It’s such an honor and a privilege to be invited to talk at the Union here, tonight—a society that has heard speak some of my greatest heroes, people like the Dalai Lama, Malcolm X, Albert Einstein, and Peter Andre. Indeed, upon receiving the very humbling invitation from your president to address this very handsome crowd I see before me, it was the prestige of his Union and its past speakers that quickly replaced my sense of joy and pride with one of slight worry and anxiety. What the hell would I talk about? I wondered. I haven’t tried to foster a universal compassion across the globe, or fought oppression in America, or even explored the mysteries of the universe, be them hidden in some theory of quantum mechanics or just a particularly mysterious girl. All I’ve done is act in a TV show and pretend to be mean for money, essentially. If worse comes to worst, I thought to myself, I could at least bring along my trust crossbow and kind of sexually threaten some unsuspecting students with impalement. I thought…But we discussed that, and that didn’t fly with the board.
But from your invitation, it returned my thoughts to a kind of all too similar [00:02:00] event I participated in a few weeks previous, during which 20 minutes into an hour-long Q & A session, both Q’s and A’s respectively dried up very quickly. So, with 40 minutes left of the event and apparently all value sucked from it like a tropical mini Capri Sun, my blood froze as I gazed out at the sea of awkwardly shifting faces.
The silence was finally broken by a strange question about what I’d consumed for breakfast that morning.
It was at that point I realized that after a mere 21 years of a relatively uneventful life, one simply can not expect to talk about oneself for an hour, especially without either sliding into the irrelevant or the babbling. I literally just don’t have enough to talk about for an hour. So, in a bid to avoid the inevitable kind of drought of questions tonight, before we come to the forthcoming Q & A, I thought I would try to waste as much time as possible talking about something that kind of hopefully won’t preemptively answer any questions, because every answer is golden in terms of time, but will perhaps hopefully be kind of interesting and it’ll relevant to my life and kind of Game of Thrones. So, basically since the kind of show has aired, and apologies for the length and boring nature of this. I did it all last night and it’s very rambling and please feel free to switch off at any point during it, but I’m just going to try to read it in an interesting way, because it’s not interesting.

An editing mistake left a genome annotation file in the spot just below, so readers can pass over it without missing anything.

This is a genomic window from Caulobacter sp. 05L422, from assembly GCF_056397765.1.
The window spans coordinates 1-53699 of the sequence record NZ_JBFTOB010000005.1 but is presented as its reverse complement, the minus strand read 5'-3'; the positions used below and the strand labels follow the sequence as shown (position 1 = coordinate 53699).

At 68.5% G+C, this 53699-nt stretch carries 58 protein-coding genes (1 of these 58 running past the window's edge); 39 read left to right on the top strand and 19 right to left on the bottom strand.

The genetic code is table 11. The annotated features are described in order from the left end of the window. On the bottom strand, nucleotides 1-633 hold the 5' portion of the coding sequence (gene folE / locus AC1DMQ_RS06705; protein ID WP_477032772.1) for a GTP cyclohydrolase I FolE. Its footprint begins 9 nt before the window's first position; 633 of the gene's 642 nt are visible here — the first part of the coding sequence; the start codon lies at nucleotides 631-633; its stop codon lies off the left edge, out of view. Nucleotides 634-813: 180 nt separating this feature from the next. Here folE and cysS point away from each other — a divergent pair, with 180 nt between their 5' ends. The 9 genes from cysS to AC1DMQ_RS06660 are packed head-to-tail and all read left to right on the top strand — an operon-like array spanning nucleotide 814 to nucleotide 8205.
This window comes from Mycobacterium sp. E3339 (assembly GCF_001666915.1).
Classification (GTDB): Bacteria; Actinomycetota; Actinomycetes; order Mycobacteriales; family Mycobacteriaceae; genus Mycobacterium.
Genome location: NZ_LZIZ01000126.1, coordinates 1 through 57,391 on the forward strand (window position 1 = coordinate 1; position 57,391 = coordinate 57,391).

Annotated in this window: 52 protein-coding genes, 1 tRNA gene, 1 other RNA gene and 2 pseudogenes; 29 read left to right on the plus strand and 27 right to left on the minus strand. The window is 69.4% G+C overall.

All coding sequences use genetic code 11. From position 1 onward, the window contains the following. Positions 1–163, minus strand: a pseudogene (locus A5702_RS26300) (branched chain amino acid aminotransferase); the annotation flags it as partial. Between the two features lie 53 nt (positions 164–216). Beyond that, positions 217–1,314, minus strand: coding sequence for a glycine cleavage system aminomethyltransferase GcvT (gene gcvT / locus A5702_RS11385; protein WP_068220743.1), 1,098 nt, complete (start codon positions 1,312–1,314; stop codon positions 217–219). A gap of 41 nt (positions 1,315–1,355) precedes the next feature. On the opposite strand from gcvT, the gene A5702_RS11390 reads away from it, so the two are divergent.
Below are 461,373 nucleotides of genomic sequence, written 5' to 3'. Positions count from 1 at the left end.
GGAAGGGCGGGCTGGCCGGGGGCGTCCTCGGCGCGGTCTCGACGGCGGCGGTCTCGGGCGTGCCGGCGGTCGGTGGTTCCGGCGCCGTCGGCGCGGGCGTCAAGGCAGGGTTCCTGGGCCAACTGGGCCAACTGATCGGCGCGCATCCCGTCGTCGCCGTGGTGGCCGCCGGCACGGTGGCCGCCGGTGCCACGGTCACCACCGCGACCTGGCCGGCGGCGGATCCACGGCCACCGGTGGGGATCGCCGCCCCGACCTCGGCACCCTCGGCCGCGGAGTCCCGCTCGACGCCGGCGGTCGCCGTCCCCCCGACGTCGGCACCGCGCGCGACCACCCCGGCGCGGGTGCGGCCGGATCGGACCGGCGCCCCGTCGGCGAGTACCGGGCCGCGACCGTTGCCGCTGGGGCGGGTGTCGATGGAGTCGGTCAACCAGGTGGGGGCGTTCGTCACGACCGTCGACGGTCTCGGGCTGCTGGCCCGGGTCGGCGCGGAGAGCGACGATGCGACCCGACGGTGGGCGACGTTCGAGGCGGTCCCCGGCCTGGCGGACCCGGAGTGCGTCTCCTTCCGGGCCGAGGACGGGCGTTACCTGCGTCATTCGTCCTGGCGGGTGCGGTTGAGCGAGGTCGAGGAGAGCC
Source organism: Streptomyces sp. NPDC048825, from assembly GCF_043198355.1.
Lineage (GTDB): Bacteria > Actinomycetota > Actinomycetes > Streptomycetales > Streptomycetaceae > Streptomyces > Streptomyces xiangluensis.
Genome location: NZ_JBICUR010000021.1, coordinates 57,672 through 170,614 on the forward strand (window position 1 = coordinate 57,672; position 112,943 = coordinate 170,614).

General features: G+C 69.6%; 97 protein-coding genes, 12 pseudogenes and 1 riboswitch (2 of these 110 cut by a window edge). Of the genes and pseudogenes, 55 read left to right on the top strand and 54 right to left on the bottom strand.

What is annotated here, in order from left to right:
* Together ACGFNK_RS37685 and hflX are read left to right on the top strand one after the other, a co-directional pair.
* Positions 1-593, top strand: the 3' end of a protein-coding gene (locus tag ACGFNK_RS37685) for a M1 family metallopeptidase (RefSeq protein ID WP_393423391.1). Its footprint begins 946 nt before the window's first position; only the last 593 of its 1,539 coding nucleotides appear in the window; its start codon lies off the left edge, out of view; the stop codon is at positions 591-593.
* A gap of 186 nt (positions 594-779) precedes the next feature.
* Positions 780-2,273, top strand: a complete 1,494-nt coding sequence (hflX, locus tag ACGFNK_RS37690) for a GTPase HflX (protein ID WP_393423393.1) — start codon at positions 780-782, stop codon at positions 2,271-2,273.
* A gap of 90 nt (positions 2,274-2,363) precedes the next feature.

Since the show has aired, I feel I’ve been given an insider look into an ever-pervasive and yet often mysterious [00:04:00] aspect of society, namely, our culture of celebrity. Strangers on the street now call me ‘Jack’ and my public image is democratized by fans and institutions alike on the internet. I’m also given opportunities like this one tonight, which I see as truly once in a lifetime. So, feeling somewhat within but also very much (abstracted/obstructed?) from modern celebrity culture if you want to call it that, that kind of feeling has provoked a lot of reflection within me about the thing, about my position within the thing, so I kind of wanted to take this opportunity perhaps to talk about those reflections. But I do appreciate the irony of talking about celebrity in this context. But I hope that the irony is taken with a pinch of salt. I feel that some of these reflections perhaps are somewhat unique in the sense that I’m in a unique position, kind of straddling the cigarettes and books of a student simultaneously with the cocaine and prostitutes of a celebrity.